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Waste reduction in the cold chain
There's opportunities to reduce food waste before fresh products even reach the stores.
rotten apples on the ground

For years, change has been advocated for in the cold chain industry to reduce waste and become more conscientious of our impact on the environment. This year COVID-19 has helped accelerate this issue to a forefront level of concern. Feeding America, a non-profit organization for hunger relief, has stated that 54 million people across the globe have experienced hunger in 2020 due to the effects of COVID-19. If we consider waste issues specific to the cold chain industry, there are many opportunities where improvement can reduce food waste before the fresh products even reach the grocery store.

A finely-tuned supply chain is crucial from the very beginning to the end. Farmers and food producers need their partnering logistics companies to appropriately manage the chain to avoid the risk of waste from preventable circumstances. One of the most alarming points of food waste is dumping surpluses simply due to a lack of storage availability and a lack of immediate demand. The weight of this issue is especially heavy during the global pandemic, and these surpluses should instead be donated to food banks.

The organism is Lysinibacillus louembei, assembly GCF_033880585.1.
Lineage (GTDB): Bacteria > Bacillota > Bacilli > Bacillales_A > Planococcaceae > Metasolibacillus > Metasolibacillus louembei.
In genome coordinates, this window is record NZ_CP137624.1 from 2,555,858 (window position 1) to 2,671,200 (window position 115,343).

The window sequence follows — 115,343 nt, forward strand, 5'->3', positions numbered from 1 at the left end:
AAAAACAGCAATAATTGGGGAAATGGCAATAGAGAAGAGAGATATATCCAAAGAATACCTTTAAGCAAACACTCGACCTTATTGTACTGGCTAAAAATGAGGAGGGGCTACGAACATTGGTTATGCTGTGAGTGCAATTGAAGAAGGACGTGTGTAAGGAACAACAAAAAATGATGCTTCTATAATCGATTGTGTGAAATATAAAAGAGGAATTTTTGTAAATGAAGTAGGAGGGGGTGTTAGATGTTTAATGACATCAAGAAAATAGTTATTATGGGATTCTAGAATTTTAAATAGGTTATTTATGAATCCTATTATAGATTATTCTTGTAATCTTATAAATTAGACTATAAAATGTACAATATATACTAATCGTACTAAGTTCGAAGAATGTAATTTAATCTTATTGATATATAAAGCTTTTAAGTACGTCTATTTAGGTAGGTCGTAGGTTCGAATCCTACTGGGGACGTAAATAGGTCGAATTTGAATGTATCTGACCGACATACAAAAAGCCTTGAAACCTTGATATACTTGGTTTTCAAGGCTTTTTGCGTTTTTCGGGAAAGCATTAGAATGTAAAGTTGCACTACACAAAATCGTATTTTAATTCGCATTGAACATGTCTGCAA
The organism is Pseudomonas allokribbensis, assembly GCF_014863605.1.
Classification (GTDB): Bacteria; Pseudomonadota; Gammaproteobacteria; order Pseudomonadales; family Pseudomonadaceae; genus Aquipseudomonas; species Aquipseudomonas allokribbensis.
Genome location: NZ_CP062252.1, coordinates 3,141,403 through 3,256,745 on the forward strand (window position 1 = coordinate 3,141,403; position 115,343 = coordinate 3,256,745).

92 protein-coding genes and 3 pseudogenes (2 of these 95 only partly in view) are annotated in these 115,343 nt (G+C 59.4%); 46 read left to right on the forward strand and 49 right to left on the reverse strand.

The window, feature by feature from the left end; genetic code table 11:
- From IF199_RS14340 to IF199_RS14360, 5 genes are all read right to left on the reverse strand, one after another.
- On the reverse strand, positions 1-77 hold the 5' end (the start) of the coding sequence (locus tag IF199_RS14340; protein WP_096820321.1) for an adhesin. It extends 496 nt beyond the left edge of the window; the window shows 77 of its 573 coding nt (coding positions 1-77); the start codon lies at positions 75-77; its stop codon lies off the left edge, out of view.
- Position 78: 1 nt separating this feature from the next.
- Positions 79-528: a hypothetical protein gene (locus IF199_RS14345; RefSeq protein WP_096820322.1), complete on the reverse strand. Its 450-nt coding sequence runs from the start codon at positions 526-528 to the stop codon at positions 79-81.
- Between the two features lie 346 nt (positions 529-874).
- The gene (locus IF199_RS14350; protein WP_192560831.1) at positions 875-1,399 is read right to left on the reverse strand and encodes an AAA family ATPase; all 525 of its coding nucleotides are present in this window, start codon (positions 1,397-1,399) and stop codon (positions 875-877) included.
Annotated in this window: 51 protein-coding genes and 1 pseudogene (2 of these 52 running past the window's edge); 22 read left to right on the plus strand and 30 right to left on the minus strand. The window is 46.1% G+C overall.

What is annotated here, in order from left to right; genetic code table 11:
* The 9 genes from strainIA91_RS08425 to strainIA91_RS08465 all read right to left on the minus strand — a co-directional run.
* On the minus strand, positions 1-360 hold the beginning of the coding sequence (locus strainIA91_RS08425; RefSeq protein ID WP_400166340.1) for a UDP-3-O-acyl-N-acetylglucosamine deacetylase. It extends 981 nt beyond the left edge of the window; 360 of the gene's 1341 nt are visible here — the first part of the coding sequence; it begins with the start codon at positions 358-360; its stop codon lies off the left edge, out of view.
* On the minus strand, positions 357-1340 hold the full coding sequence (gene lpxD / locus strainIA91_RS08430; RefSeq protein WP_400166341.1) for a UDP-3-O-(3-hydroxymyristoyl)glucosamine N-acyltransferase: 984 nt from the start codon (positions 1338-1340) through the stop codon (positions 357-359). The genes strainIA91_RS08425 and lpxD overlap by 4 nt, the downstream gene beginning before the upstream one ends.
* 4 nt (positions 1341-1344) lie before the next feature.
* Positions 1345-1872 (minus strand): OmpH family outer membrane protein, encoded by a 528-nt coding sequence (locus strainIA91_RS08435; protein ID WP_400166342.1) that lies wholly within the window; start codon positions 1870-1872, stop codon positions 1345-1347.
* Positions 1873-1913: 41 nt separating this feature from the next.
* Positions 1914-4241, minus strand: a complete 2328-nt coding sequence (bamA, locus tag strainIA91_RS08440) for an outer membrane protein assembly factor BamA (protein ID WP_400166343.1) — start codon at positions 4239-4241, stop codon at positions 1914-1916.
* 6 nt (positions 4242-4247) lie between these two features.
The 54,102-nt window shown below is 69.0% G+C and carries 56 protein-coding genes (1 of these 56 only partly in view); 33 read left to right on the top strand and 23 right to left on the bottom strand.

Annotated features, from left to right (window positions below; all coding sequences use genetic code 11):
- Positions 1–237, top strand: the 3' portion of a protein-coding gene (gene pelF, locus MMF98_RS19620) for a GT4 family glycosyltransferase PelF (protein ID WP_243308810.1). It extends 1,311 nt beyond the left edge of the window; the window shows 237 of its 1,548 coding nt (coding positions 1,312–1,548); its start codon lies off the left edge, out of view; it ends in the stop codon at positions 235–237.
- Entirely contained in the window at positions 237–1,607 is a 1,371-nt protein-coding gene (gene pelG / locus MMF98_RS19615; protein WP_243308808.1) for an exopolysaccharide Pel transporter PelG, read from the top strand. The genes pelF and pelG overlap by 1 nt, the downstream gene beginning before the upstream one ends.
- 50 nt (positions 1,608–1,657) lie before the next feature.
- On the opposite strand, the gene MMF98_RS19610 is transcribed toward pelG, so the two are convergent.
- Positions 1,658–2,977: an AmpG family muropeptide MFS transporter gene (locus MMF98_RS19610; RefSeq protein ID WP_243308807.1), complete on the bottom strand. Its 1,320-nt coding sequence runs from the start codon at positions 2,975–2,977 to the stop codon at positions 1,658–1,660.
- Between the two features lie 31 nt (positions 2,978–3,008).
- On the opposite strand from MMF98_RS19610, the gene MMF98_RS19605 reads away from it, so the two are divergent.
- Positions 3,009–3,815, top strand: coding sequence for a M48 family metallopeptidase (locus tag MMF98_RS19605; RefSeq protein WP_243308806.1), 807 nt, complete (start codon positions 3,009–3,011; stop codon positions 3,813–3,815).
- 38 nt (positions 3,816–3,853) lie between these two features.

In another scenario in the cold chain, neglecting to properly manage transport conditions can result in degradation, when the product must be rejected upon delivery as it is unfit for resale. With food, spoilage can often be seen by visual inspection, but many times, the deterioration is not obvious until days later, when the food begins to spoil in the grocery store much sooner than expected. Cold chain temperature monitoring is vital to ensure there is no gap at any transportation point, whether it's during transit or waiting to be loaded or unloaded. Able Freight already employs KoldKart containers on the airport tarmac to cover what would otherwise be a weak point in coverage in the cold chain and a potential cause of waste or spoilage.

Where there is a growing awareness of the issue of waste, there is also a growing social demand for environmentally-sustainable business practices. Large consumer-goods companies have pledged goals of reducing their carbon emissions in the next 10, 20, or 30 years. This starts with research into the contributing factors within the supply chain, from materials and manufacturing to packaging and transportation. This does not involve a quick solution but rather making steps toward investing in a long-term solution for a cleaner environmental impact in the future.

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